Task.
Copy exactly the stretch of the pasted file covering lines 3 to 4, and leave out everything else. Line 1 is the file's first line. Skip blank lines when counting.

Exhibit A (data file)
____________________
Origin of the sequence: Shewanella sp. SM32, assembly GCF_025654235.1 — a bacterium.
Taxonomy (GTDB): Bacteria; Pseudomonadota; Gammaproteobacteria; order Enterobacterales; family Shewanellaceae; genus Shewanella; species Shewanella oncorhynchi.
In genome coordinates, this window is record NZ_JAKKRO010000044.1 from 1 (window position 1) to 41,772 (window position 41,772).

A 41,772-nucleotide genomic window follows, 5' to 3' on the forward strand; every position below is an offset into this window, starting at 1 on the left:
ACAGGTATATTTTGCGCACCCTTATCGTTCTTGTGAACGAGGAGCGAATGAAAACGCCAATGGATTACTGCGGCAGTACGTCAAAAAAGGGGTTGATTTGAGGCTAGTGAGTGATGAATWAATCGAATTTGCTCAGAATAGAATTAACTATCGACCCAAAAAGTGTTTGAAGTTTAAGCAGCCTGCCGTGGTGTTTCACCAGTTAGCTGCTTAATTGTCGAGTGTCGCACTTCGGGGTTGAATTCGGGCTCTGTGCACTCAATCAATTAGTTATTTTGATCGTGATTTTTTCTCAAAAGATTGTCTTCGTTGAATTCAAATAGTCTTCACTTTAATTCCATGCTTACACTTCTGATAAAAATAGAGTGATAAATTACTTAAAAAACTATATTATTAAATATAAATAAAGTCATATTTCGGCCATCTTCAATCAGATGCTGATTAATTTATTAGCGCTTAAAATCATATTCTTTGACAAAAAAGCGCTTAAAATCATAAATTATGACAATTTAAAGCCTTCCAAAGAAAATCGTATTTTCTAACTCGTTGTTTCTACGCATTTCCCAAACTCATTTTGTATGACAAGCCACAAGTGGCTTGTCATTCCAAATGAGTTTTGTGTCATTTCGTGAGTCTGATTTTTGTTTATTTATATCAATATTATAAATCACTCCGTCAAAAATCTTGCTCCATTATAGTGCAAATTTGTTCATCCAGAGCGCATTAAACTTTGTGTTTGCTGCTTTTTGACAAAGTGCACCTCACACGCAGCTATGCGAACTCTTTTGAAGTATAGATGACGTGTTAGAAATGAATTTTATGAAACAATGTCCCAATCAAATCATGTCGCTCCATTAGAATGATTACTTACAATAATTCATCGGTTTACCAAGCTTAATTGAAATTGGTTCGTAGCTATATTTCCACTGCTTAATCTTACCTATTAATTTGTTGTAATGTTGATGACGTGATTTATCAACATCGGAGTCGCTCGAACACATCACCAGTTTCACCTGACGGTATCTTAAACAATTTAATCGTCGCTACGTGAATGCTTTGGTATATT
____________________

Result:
In genome coordinates, this window is record NZ_JAKKRO010000044.1 from 1 (window position 1) to 41,772 (window position 41,772).

A 41,772-nucleotide genomic window follows, 5' to 3' on the forward strand; every position below is an offset into this window, starting at 1 on the left: